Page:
Monday, June 23, 2008

What is it?

Having behaved myself and stayed away from all thrift stores for the past three days, I couldn't resist popping over to Goodwill during my lunch hour. And, in what seems to be a recurring feature on my blog, I thought I'd post a "what is it?" tonight.


This seems to be developing into a pattern of behavior--me buying stuff and then trying to figure out what I've bought. And I'm sure glad I have all of you to help me! I think this is a tablerunner of sorts. It's either a linen or a looser weave cotton. I don't know how old it is, but it's in pretty good shape. What fascinates me, though, is the silhouette images dyed in blue on the white fabric. How did they do that? I've shown it to a few people and all of us are puzzled by the fact that the dye didn't bleed into the fabric. Two people suggested it may have been done using a stencil. There's no difference in texture between the dyed and non-dyed parts of the fabric, and the dye goes through to the other side--it's actually pretty well reversible. Whatever it is, it's really interesting. Have you seen anything like it before? Here's a close up of one of the images:


When I got to the thrift store, I saw a woman I recognized from quilting, so I just made a cursory inspection of the glassware and hurried to the textiles before she got there. Am I bad or what?! I found that runner together with a few other wonderful things--a white pillowcase with a scalloped and blue-crocheted edge, another white pillowcase with cutwork and blue embroidery, and a small round embroidered linen tabletopper. I just can't resist the lacy, embroidered handwork on these things!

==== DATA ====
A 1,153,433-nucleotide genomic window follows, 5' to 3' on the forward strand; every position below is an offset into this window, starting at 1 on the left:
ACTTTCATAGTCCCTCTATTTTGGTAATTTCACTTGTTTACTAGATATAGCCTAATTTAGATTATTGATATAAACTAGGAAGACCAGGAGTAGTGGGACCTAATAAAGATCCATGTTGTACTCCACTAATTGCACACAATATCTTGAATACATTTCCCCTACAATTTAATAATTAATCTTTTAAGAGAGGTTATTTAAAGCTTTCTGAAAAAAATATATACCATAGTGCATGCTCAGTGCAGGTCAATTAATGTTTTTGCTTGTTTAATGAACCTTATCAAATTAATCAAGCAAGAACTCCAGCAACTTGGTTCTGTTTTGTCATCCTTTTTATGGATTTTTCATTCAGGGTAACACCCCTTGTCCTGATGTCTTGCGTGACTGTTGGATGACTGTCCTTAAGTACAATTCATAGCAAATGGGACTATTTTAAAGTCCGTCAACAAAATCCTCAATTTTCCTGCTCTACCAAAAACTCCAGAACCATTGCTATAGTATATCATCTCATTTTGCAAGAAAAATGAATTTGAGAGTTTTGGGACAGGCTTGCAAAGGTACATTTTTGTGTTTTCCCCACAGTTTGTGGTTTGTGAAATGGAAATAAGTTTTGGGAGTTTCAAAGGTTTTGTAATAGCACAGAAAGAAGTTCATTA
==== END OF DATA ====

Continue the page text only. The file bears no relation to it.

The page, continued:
I wish I had my camera with me, though, because I would have liked to show you a photo of what I DID resist: A quilt or afghan made up of polyester double knit squares (approximately 4" squares) crocheted together with off-white yarn. Boy was that thing UGLY! And heavy! But it was SO completely representative of handcrafts in the 1960's that I was really tempted to take it home as a piece of history; still, I knew there was no way I'd ever display it, and my drawers are quite full enough as it is, so I left it on the rack.


After finishing the Hat Trick quilt top, I'm really starting to think about the blue and white color scheme for my summertime kitchen. Probably because of that, my eye was caught by a small bowl and matching teacup--no saucer, but I have other blue and white saucers, and these things often mix and match pretty well. Then I saw a Mikasa blue and white serving bowl--I'm thinking it just might make a pretty fruit bowl for my hutch. Oh, and a white Butter Bell--that one's not for me though. I have a Christmas gift basket idea, so I'll put that away for later.

Don't forget--if you'd like a chance to win the Hat Trick pattern, leave a comment HERE. The drawing will be late Wednesday night. I'm glad you could stop in to visit!

10 comments:

Eileen said...